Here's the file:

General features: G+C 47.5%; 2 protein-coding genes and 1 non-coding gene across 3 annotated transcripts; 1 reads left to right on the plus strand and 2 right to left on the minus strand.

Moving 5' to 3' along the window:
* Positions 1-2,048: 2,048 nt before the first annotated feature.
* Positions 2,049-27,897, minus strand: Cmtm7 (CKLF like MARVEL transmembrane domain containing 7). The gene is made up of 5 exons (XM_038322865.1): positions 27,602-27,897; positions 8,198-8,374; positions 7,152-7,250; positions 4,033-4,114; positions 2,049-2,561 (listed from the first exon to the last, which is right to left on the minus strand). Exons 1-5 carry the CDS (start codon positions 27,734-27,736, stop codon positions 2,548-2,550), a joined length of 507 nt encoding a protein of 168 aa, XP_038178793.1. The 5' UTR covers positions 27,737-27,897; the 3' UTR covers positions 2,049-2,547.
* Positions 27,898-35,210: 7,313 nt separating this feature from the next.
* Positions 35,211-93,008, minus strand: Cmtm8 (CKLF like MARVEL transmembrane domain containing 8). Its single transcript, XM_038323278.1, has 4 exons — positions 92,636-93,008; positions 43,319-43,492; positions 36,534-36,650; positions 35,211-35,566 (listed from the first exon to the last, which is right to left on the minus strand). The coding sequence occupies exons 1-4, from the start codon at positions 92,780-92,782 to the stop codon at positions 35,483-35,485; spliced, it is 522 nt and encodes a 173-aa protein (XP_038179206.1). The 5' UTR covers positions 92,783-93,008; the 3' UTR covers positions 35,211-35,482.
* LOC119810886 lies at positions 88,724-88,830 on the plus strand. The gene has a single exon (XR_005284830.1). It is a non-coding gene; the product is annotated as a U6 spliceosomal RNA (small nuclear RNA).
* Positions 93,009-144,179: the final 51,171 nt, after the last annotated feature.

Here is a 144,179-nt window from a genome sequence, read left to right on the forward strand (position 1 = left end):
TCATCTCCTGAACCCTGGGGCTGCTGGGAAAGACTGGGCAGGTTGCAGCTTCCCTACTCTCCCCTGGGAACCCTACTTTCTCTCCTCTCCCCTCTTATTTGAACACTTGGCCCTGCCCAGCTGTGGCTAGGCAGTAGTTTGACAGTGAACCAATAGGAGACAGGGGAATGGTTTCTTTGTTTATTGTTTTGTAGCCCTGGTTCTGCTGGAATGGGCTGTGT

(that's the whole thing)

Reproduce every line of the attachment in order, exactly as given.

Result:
General features: G+C 47.5%; 2 protein-coding genes and 1 non-coding gene across 3 annotated transcripts; 1 reads left to right on the plus strand and 2 right to left on the minus strand.

Moving 5' to 3' along the window:
* Positions 1-2,048: 2,048 nt before the first annotated feature.
* Positions 2,049-27,897, minus strand: Cmtm7 (CKLF like MARVEL transmembrane domain containing 7). The gene is made up of 5 exons (XM_038322865.1): positions 27,602-27,897; positions 8,198-8,374; positions 7,152-7,250; positions 4,033-4,114; positions 2,049-2,561 (listed from the first exon to the last, which is right to left on the minus strand). Exons 1-5 carry the CDS (start codon positions 27,734-27,736, stop codon positions 2,548-2,550), a joined length of 507 nt encoding a protein of 168 aa, XP_038178793.1. The 5' UTR covers positions 27,737-27,897; the 3' UTR covers positions 2,049-2,547.
* Positions 27,898-35,210: 7,313 nt separating this feature from the next.
* Positions 35,211-93,008, minus strand: Cmtm8 (CKLF like MARVEL transmembrane domain containing 8). Its single transcript, XM_038323278.1, has 4 exons — positions 92,636-93,008; positions 43,319-43,492; positions 36,534-36,650; positions 35,211-35,566 (listed from the first exon to the last, which is right to left on the minus strand). The coding sequence occupies exons 1-4, from the start codon at positions 92,780-92,782 to the stop codon at positions 35,483-35,485; spliced, it is 522 nt and encodes a 173-aa protein (XP_038179206.1). The 5' UTR covers positions 92,783-93,008; the 3' UTR covers positions 35,211-35,482.
* LOC119810886 lies at positions 88,724-88,830 on the plus strand. The gene has a single exon (XR_005284830.1). It is a non-coding gene; the product is annotated as a U6 spliceosomal RNA (small nuclear RNA).
* Positions 93,009-144,179: the final 51,171 nt, after the last annotated feature.

Here is a 144,179-nt window from a genome sequence, read left to right on the forward strand (position 1 = left end):
TCATCTCCTGAACCCTGGGGCTGCTGGGAAAGACTGGGCAGGTTGCAGCTTCCCTACTCTCCCCTGGGAACCCTACTTTCTCTCCTCTCCCCTCTTATTTGAACACTTGGCCCTGCCCAGCTGTGGCTAGGCAGTAGTTTGACAGTGAACCAATAGGAGACAGGGGAATGGTTTCTTTGTTTATTGTTTTGTAGCCCTGGTTCTGCTGGAATGGGCTGTGT